A Definitive Guide to the 13 Most Haunted Hotels in the US
At these spooky inns, strange apparitions in the halls, weird sounds in the night and doors opening and closing at will are more common than turn-down service
Fall is in the air, trees are dying a beautiful death, decorative gourds have descended on doorsteps en masse and pumpkin spice has clenched its vice grip on society. This can all mean one thing: Halloween is nigh. With summer in the rearview mirror, the onset of autumn signals that spooky season is upon us, and there’s no better way to get into the spirit than with a good haunting.
Sure, there are haunted houses to visit and murder mystery dinners to attend, but for those brave enough to linger after dark, haunted hotels really scratch that itch. Fortunately (or unfortunately, depending how fun you find ghosts to be), America is filled with ghoulish hotels plagued by eerie happenings, potential apparitions, and guests that have long overstayed their reservation. From infamously haunted cities like New Orleans and Savannah to the far-flung forests of Arkansas and West Virginia, these are some of the most haunted hotels in the country — lucky number 13 of them, in fact.
Eureka Springs, Arkansas
Any Victorian-style hotel nestled in the wooded Ozarks is pretty much required to be haunted, and the 1886 Crescent Hotel & Spa, overlooking the small mountain town of Eureka Springs, understood the assignment. Looming over the valley like an Arkansan Hill House, the majestic and mighty property has been plagued by creepy lore since its inception well over a century ago, starting with a stone mason falling to his death from room 218. To this day, the ghost nicknamed “Michael” has been said to emerge in mirrors, slam doors and cry out like he’s still mid-plummet. Slightly less terrifying, sights of men and women in Victorian attire have been spotted in the Crystal Dining Room as well. Most chilling of all, the hotel was temporarily used as an experimental cancer hospital in the 1930s, run by fraudulent Dr. Norman Baker who conned patients and families out of their money. To this day, the doctor and his patients make occasional ghostly appearances in the hotel, and guided ghost tours take guests to the on-site morgue, which still contains an autopsy table.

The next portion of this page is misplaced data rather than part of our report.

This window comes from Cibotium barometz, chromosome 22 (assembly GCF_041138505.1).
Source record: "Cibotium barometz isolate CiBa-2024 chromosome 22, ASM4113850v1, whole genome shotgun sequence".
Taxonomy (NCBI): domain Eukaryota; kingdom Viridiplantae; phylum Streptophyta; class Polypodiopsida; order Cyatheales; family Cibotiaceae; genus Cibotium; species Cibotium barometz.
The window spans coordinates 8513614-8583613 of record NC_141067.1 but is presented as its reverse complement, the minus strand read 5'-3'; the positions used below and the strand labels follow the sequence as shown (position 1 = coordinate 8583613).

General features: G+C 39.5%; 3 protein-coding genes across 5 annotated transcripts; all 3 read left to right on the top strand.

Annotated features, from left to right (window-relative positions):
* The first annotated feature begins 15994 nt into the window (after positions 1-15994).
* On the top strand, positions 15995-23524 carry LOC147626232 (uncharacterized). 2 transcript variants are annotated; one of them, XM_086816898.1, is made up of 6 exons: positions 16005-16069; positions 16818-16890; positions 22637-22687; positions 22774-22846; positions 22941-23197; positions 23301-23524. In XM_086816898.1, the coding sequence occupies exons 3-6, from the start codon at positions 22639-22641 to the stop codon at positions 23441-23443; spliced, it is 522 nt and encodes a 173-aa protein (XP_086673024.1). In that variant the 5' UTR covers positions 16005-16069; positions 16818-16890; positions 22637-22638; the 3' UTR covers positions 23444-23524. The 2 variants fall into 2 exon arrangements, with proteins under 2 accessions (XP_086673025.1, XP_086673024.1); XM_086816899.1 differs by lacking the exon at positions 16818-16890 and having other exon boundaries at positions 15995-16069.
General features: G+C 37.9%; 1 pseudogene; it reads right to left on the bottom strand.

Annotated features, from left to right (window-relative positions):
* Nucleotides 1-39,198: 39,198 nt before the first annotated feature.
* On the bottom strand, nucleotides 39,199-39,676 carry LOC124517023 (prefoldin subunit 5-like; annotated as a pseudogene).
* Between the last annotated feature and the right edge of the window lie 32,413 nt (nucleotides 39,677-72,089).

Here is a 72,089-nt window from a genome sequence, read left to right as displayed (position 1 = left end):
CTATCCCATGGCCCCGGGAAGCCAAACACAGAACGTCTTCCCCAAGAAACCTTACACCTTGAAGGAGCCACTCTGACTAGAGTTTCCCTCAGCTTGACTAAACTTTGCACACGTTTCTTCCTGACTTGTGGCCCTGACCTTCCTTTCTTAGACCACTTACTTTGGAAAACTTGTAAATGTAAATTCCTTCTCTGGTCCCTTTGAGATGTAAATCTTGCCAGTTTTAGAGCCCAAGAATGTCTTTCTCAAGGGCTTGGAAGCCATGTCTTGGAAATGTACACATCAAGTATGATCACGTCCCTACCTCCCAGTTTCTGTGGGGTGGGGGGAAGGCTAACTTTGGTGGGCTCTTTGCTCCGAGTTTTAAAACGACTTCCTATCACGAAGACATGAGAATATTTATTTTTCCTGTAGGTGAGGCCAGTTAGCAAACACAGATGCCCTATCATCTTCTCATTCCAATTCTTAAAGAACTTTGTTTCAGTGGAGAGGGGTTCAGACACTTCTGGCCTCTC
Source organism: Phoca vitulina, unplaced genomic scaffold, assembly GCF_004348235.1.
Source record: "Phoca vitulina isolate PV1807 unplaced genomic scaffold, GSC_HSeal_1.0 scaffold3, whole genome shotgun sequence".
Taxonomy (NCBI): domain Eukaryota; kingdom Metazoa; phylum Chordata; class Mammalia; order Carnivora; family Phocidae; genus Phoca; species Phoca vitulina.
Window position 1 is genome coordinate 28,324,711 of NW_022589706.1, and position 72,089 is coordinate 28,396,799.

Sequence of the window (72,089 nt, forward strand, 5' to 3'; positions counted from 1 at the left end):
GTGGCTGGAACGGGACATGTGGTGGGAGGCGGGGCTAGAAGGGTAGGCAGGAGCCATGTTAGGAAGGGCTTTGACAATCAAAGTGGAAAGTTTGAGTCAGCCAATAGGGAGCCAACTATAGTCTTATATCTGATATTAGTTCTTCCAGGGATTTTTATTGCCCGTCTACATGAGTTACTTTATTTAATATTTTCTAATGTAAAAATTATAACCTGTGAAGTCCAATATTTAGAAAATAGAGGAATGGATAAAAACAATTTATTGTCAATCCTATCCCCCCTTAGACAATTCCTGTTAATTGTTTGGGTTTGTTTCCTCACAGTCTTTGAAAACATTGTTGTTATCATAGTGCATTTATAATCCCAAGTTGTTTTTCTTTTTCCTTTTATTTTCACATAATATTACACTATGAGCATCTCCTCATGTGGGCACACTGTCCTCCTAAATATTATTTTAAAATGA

Rapid City, South Dakota
Rising over downtown Rapid City like a sky-scraping beacon, the historic Hotel Alex Johnson has hosted luminaries and dignitaries from the world over, who come to marvel at the awe-inspiring wonders of the nearby Black Hills. The hotel has also hosted its fair share of ghosts. It all dates back to its origins, when Alex Carlton Johnson dreamt up a luxe homage to the Black Hills and the Lakota Sioux Tribes, in the form of an ornate hotel filled with wood, brick and Native American tapestries. The hotel began construction in 1927, just one day before work started on Mount Rushmore, and it opened the following year. Over the subsequent century, there have been reported sightings of Alex Johnson himself, a young girl and a “Lady in White” who may or may not have committed suicide by jumping from the window in room 812. Nowadays, she’s said to roam the eighth floor in search of the person who may or may not have pushed her. When you check in, employees might regale you with tales of housekeeping staff who quit abruptly over unexplained noises and sights, or warn you that you could hear the sounds of people sprinting down hotel hallways late at night.
“One inconvenient location since 1851” is the ominous tagline for Story Inn, an adorably ramshackle abode nestled in the backwoods of Brown County State Park in a particularly middle-of-nowhere part of south-central Indiana. Comprised of a general store, restaurant, and basement bar in the main building, with four quaint rooms upstairs and a handful of cottages around the 18-acre property, the place looks like something out of Grimm’s Fairy Tales — the kind of lodging you’d expect to be run by a devious witch, perhaps. But in this case, the only folkloric figure is the Blue Lady, the former wife of Dr. George Story, and a blue-eyed apparition that has been known to loiter in the aptly dubbed Blue Lady Room overlooking the garden. Guests brave enough to stay in that room recount smelling cherry tobacco (her favorite!) and finding blue-colored trinkets scattered around. It’s not just the Blue Lady Room that has alleged happenings, though. The other three upstairs rooms are no walk in the park either, with plenty of their own accounts of inexplicable noises, flickering lights, bursts of cold air and errant whispers.
Oklahoma City, Oklahoma